FOR nearly 60 years, the Gallup Organization has traced Americans' attitudes toward religion through answers to questions about faith in God, belief in heaven, and use of the Bible.
What's remarkable about the scores of surveys on the subject, says George Gallup Jr., head of the nation's best-known polling firm that bears his name, is ''the stability of religious practice and belief'' over the years.
Since the polls about religion began in the late 1930s, more than half of respondents have consistently said religion is ''very important'' in their lives. The figure was highest in 1952, when 75 percent of Americans polled by Gallup gave that response. The low point was 1987, when it dipped to 53 percent. But the number has been climbing since then.
''Always,'' Mr. Gallup says, ''the challenge is to dig deeper -- to what degree are people transformed by faith and changed in the ways they relate to others?'' What Gallup calls ''the inner life'' could be a new frontier for survey research, he says. At present it's ''pretty much neglected in this country.''
But how do you get at that inner life through survey questionnaires? One way, Gallup suggests, is to probe the nature of people's ''religious experiences.'' An ''ongoing one-third'' of Americans say they've had such experiences, he says -- a finding that has surprised him, he says.
The experiences include conversion, near-death episodes, and revelations from the beauty of nature. They can be sudden, Gallup says, or more gradual, but always there's a discernible point when something happened. He's determined to try to ''understand the nature of these experiences -- what prompted them.'' He'd also like to study such experiences abroad.
''The implications for creating stronger bonds between people are tremendous,'' Gallup says. He says his surveys have indicated people's religious experiences ''invariably move them in a positive direction.''
Gallup says the work done by his Princeton Religious Research Center, the branch of the polling organization that concentrates on this subject, suggests ties between religious commitment and self-esteem, optimism, and health. At the deepest level, such commitment reaches what Gallup might call saintliness.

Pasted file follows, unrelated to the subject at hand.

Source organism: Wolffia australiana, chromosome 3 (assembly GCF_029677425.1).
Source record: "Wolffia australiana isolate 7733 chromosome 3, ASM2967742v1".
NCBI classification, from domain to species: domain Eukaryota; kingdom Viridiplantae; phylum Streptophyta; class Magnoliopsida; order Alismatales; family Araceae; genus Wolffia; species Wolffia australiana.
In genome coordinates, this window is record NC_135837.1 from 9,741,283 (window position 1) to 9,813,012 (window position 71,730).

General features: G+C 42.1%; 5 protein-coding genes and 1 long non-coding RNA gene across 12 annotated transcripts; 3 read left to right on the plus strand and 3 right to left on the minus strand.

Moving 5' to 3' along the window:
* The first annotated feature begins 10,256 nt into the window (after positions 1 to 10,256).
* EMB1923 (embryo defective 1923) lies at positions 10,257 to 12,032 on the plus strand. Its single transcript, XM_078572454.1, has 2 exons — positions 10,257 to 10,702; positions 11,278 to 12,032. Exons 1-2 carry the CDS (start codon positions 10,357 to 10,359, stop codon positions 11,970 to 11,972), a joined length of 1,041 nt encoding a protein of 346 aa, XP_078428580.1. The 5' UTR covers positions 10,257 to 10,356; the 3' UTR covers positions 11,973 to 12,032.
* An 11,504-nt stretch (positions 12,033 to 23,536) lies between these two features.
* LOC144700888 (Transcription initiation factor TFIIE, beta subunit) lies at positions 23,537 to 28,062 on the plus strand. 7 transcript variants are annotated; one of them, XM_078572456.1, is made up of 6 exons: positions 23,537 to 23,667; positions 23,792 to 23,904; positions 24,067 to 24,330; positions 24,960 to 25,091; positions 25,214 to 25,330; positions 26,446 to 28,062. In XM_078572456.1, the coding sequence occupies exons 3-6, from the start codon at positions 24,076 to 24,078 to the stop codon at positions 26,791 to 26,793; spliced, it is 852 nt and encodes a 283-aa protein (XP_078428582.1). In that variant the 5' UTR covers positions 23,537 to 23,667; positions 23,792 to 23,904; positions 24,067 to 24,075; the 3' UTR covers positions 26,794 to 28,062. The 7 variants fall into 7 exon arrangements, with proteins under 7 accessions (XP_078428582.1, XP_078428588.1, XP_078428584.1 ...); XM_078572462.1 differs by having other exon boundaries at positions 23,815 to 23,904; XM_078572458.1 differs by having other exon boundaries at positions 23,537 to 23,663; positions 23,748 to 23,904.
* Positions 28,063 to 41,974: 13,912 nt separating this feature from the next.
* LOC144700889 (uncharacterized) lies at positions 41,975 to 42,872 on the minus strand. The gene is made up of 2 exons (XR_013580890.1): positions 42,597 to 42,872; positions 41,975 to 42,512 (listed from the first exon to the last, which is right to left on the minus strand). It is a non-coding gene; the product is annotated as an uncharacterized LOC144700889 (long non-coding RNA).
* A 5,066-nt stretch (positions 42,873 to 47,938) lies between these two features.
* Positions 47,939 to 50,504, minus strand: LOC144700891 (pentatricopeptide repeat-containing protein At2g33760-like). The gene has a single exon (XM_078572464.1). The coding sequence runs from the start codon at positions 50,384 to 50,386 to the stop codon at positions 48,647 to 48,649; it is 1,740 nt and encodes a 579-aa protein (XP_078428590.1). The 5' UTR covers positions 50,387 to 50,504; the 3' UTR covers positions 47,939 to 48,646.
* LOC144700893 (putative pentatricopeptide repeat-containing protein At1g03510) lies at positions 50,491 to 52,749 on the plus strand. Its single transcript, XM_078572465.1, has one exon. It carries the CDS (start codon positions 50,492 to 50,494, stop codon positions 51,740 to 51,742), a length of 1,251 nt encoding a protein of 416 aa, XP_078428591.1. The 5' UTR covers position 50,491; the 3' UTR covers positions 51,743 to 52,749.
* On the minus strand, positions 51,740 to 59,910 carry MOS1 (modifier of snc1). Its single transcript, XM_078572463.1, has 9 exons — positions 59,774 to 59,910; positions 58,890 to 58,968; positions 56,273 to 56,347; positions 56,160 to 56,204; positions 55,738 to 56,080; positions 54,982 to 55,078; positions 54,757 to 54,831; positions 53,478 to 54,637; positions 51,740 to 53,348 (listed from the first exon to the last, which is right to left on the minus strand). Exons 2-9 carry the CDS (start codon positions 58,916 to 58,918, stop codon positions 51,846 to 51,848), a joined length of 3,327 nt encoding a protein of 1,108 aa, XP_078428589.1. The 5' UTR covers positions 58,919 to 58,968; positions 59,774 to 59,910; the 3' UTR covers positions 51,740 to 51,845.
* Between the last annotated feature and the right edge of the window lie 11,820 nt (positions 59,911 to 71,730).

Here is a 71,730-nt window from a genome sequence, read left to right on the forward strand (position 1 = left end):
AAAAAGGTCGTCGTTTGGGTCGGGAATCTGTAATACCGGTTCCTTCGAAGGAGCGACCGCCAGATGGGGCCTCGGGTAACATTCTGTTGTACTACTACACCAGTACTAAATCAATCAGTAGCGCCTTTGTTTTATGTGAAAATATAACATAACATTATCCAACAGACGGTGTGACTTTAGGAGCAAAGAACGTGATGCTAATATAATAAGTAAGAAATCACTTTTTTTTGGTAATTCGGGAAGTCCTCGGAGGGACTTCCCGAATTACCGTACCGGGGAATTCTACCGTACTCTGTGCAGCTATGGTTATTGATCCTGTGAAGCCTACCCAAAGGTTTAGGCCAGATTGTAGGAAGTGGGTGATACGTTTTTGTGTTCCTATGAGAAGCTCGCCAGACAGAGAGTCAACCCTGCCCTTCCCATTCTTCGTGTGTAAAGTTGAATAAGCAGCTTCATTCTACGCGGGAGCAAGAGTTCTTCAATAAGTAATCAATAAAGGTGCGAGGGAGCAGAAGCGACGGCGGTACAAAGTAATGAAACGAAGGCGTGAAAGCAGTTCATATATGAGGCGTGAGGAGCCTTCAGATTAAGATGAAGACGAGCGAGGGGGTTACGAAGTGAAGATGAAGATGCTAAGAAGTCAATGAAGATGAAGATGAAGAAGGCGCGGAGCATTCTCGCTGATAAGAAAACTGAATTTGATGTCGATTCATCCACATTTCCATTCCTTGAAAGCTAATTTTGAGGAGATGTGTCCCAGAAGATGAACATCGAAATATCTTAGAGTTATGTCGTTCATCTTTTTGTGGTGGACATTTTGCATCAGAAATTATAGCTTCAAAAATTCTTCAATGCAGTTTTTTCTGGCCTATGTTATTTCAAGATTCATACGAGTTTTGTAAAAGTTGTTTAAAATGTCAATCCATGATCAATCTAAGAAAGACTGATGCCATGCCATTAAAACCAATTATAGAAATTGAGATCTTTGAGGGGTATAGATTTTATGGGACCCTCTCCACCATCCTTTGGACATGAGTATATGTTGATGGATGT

''The Saints Among Us,'' a 1992 book by Gallup and his colleague Timothy Jones, shows examples of such commitment. Such people are ''twice as likely to be involved with charitable activity,'' says Gallup. ''They're more giving, and forgiving, and happier.''
Identifying such people took a lot more than questionnaires. Researchers did in-depth interviews and talked with friends and neighbors of the individuals profiled in the book.
It takes ''a number of questions to even get close to legitimate findings'' about the depth of religious feeling, Gallup says. In working on the ''Saints'' book, he and Mr. Jones came up with a series of attributes common to these people: they daily try to stay in touch with God, they translate belief into action, they experience the grace of God in forgiveness, and they want a growing faith, not a static one.
Gallup says there's no ''prototype'' of such ''saints.'' But he adds that he has known a few, and the ones that come most readily to his mind are the elderly members of an all-black church in a poor section of Texas where he worked for a time in the 1950s, while he was considering entering the Episcopal ministry. Despite their own lack, the members selflessly put others and their community first.
The Gallup surveys, in fact, indicate a connection between economic level and religious faith: Of those with yearly incomes less than $20,000, 2 out of 3 say religion is very important to them, versus less than half of those earning $50,000 or more.
Concerning the interaction of religion and politics, currently a hot issue, Gallup focuses less on the much-publicized influence of the ''religious right'' than on the impact of religion in moving people toward volunteer work that can alleviate suffering in society. But for all those working in prisons or in AIDS clinics, he says, ''a lot of church members avoid the margins of society, and people there need religion most of all.''
How do Americans conceive of God? About 85 percent believe ''in a personal God,'' says Gallup. ''They feel the Lord in their lives.''